Celebrating East African Writing!
Now I am living alone. In a single room.
Previously, as a married man, I lived in a two bedroom house. However, when she left, this memory-filled dwelling place became quiet and lonely. Sometimes I forgot to switch off the lights, and when I returned in the evening, the house was all lighted up and for a moment I was tempted to think that she had come back.
I have been looking for her. I do not know where she moved to. I do, however, know where she works. I also do know that they work in eight hour shifts. If I hang around their workplace at the end of every two hours, there is a chance that I will spot her. A one in a thousand chance that I will catch a glimpse of her beautiful bobbing head.
I did see her. She went into the new staff bus. When it took off I followed it in my ramshackle of a car. It did not move as fast as the new bus. My car was way slower; it belched and billowed smoke, the gears did not engage as they should, the screeching noise from the engine, a far comparison from the soft roar of the big pink new bus.
My tyres are worn out; the shock absorbers are gone too. The indicators and headlights were once there, and the steering wheel shudders at certain speeds, sorry, at any speed above 50 km/hr. So it is no surprise that the new bus carrying the bobbing head disappeared into the horizon in two minutes flat. I did note where it disappeared at though. And the next day I waited for the bus at this vanishing point and followed it till it vanished again.
It took me a month to follow the bus over a distance of four Kilometres. But at last, Alas! I saw my African Queen, the girl of my dreams, alight. This ladies and gentlemen, must be the general area where she lived. I felt elated, like Aladdin and something to do with a Magic Lamp. Quel est votre pre’nom? I even learnt a sentence in French on that day. Not that I know its meaning! Just that I have craved and earnestly yearned to learn French, only the gods know since when.
I have been hanging around this bus stop, every day, for the last forty five days. The bus does come alright, but she alights not. I think she is on leave, normal leave or maternity leave? I honestly know not.
On this particular day, as I roam this estate, where paths run into each other and houses are not numbered, where every flat has a shop or a butchery or a pub on the ground floor, where market women sell nicely chopped sukuma wiki and finely peeled potatoes decorated with equally superb and wonderfully sliced up carrots, where around every bend there are vendors hawking French fries, as I roam this estate, looking for my disappeared cute one, clouds begin to gather.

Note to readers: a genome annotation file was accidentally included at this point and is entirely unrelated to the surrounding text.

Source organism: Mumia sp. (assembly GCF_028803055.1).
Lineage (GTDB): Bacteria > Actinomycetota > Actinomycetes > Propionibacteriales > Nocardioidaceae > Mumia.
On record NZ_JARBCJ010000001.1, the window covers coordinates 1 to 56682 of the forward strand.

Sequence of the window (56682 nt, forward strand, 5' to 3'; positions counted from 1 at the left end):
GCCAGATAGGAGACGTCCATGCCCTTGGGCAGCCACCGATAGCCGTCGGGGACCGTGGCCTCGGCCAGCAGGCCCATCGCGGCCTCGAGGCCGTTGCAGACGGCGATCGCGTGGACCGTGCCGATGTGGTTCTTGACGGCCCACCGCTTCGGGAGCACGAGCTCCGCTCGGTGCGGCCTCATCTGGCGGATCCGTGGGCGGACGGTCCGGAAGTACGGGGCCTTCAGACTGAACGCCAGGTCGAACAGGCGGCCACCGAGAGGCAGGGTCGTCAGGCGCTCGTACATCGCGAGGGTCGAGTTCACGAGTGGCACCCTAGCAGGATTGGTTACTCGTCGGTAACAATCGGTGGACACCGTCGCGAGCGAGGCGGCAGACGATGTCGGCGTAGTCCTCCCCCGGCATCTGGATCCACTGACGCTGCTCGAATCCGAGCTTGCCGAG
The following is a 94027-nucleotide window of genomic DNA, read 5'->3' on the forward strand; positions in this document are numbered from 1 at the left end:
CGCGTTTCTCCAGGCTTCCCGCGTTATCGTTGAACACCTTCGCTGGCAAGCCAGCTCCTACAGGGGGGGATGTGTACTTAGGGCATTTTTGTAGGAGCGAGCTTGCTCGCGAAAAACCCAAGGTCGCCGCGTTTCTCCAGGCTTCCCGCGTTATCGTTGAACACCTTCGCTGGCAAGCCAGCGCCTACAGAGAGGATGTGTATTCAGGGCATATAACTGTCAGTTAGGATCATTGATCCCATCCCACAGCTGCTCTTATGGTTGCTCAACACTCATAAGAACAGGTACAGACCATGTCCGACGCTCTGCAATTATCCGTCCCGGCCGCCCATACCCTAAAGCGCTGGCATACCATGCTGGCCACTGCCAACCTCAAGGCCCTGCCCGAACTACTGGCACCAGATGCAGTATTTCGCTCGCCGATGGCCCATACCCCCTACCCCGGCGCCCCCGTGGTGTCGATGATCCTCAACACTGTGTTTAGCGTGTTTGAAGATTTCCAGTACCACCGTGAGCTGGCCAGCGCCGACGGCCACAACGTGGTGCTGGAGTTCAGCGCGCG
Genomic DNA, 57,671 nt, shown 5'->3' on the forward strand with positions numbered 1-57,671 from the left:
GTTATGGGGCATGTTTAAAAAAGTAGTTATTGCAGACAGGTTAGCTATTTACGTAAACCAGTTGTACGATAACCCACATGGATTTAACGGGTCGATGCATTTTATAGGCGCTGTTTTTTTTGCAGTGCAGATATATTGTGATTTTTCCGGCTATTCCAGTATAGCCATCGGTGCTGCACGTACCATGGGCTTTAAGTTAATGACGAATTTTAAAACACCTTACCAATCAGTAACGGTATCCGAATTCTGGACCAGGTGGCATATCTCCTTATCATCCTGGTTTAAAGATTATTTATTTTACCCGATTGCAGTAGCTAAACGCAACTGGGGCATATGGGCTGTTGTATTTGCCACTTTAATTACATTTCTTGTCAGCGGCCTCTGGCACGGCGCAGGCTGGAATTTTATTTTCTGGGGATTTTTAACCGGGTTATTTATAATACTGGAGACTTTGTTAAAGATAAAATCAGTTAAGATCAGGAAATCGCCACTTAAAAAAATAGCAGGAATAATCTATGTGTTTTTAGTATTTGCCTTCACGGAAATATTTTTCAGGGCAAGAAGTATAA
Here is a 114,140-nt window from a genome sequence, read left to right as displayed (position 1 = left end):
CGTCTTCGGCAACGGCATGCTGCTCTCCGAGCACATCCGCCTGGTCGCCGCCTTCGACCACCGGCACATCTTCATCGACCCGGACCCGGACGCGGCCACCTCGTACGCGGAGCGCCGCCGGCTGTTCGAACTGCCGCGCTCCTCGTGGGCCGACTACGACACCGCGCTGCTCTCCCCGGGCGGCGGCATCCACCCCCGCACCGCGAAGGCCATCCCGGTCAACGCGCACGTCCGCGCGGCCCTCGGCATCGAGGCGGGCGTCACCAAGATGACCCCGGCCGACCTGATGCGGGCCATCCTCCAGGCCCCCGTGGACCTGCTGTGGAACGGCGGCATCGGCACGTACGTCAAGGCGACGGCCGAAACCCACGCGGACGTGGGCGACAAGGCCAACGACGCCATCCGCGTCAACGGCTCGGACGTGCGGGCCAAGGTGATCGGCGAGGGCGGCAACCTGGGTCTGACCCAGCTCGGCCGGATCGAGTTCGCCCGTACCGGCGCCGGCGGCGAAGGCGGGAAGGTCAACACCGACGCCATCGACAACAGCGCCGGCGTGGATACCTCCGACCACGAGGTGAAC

I have to go home, more than anything else; I have to be on my way. I am paranoid.
The Reason is simple. When it is cloudy at pipeline estate and its environs, it is raining cats and dogs and wolves at Banana. That is where I live. Matatu route 106. Past the Prestigious Village Market.
I hurriedly board a matatu.
This morning I was in a rush, and just like our other Kenyan drivers, I was overlapping. We, those that were breaking the traffic code, saw the policeman on a motorbike. All the other vehicles were new, powerful, and belonged to wizards of drivers.
They outdrove, and outmanoeuvred the motor bike riding nipatie hongo sasa hivi officer. All apart from two, a nicely dressed gentleman and I. He was calm; this bespectacled gentleman. He was very professional. In a pin stripped charcoal grey suit. He handed over his driving licence as requested. His name was Dr. David Tipapa. There was a middle name, and other titles, titles to do with surgeon or surgery, neurons, new tons, newborns or something… didn’t quite get all he said.
The good doctor did mention being in a hurry because one of his patients, a tycoon flown in from Uganda on a private jet had suddenly gone from worse to worsier to worsierest and had been transferred to the ICU. He mission was definite, full of determined purpose, his desire was to save a life, and he was waved on.
The policeman approached my 1979 Model Nissan Sunny B12 with a swagger, emanating from his large behind as a result of eating huge portions of whatever he feeds on.
I quickly took stock of myself. A diploma holder in production engineering, dressed in black-unwashed-for-two-weeks jeans and a faded worn out T Shirt, sunglasses picked at a super bargain deal at the Stage Market Stalls, no driving license to hand over, zero title to my name. A simple man. In a hurry to save a devastated withered and dead marriage.
I opted to run for my dear life. And from the roof top of the block of flats I disappeared into, I saw my precious little old white car dragged off by an equally old towing truck.
The ramshackle, gods rest its soul, is at Embakasi police station. (I presume.)
That is why I am in matatu scampering to safety. Away from the downpours associated with gathering clouds.